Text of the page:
Assistance for Students With Learning Disabilities
Partnering with a student disability services center offers great advantages to universities creating e-learning solutions. According to a 2010 report from the U.S. Department of Education, about 15 to 20 percent of Americans are diagnosed as having learning disorders. This number does not count the number of international students enrolled in e-learning programs who may also have learning disabilities.
Working with a university’s student disability services center can help your school identify and assist students in need of assistance. Creating solutions with e-learning programs is an interesting and innovative task. It involves providing certain students with more time, putting content in dyslexia-friendly fonts, giving advice as to effective study and work habits, and creating a supportive and open work environment in online groups, forums and web boards.
How Can Universities Ensure Quality Learning Outcomes?
A school should first collect information on what learning disabilities students have and how students have dealt with these in the past. The school should then work with the student disability services center to craft e-learning programs that are tailored to the needs of the student population. The school should talk with professors, graduate teaching assistants, staff and students as the course progresses to get feedback.
As an example, some students with autism spectrum disorder (ASD) may have difficulty communicating and working in small groups. If a class had many students with ASD who expressed this difficulty, a professor could create a variety of options for completing a group assignment. These could range from working with a partner rather than two to three other people, having each student complete a discrete and separate part of a group project or providing more time for a group project.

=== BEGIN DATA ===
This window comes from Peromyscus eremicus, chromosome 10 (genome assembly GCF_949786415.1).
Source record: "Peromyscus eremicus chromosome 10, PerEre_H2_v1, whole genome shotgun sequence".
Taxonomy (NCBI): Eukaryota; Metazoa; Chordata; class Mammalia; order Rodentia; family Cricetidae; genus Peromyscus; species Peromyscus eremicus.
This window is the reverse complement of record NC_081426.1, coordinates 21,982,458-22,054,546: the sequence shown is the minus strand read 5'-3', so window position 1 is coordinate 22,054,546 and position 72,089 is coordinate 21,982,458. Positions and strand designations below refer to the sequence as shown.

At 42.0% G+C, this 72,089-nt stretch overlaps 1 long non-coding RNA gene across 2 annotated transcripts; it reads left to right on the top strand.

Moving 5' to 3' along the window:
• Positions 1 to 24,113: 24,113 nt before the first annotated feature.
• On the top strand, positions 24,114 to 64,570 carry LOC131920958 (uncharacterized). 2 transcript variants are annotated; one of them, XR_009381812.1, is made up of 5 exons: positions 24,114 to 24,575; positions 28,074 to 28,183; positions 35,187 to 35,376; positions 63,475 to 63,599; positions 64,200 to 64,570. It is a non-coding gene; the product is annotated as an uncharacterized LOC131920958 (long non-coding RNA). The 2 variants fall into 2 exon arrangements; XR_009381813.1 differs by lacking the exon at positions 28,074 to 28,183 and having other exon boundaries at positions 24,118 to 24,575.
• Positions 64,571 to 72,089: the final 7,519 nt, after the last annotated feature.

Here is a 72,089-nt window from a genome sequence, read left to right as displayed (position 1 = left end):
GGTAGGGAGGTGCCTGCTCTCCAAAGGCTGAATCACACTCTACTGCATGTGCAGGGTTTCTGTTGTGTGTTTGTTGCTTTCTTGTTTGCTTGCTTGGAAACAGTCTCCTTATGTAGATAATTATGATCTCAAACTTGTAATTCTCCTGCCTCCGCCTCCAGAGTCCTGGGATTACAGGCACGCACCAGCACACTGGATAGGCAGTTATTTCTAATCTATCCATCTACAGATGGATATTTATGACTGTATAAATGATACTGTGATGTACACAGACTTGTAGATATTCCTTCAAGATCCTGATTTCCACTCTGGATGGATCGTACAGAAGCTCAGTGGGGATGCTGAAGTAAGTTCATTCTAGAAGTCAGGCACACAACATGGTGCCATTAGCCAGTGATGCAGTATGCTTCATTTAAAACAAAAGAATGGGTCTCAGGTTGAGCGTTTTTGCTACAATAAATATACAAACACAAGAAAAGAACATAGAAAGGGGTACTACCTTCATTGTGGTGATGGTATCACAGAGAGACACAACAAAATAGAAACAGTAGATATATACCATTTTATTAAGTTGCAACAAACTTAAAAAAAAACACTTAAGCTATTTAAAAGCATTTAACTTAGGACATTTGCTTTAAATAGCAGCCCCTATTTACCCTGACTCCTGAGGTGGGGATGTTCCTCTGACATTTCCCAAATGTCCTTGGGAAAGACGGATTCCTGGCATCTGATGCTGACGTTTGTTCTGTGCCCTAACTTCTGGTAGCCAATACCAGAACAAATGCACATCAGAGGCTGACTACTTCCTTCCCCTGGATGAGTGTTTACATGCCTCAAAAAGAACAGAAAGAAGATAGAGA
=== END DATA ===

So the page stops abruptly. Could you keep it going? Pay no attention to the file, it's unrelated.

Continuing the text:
What Are the Emerging Trends as Related to Assistance?
E-learning solutions differ depending on learning disability. General trends include:
• Creating a platform that allows students to repeatedly view video, audio or text content, and also take quizzes and tests untimed
• Providing narrative instructions and graphically organized maps or animations of how to complete a task like writing a five-paragraph essay
• Creating a platform that gives immediate, positive feedback to show a student what they are learning and how well they are learning it
• Using platforms that reward students with points and scores rather than penalties and failures
• Providing an “undo” button for submissions, so students can easily rewrite answers
• Providing a toolbar so students can put or write text in a different font or size, or add captions to video or audio content.
How Have Programs Improved in Recent Years?
In the past 10 years, universities have become more informed as to how learning disabilities can be obstacles for students who want to achieve academic and life goals. They have worked on digital design and ways to motivate students. As data, feedback and firsthand accounts about overcoming obstacles have accumulated, universities have become better equipped to process this information. They now use more sensitive language and approaches than ever before.
What Role Has Digital Influence Played?
Digital technology has made it easier for professors and staff to make content accessible and reviewable. Still, those who create course content must be mindful that students with learning disabilities can be challenged in distinct ways. Each student with a learning disability is a world unto themselves. It can be difficult for a student to progress through a course even if providers have made many tweaks to content and design.
Ultimately, a learning disability is a block for a student. The student must continuously be encouraged to reach their goal. Understanding how to help the student remain focused, successful and happy is an ongoing enterprise for all parties involved in creating e-learning courses.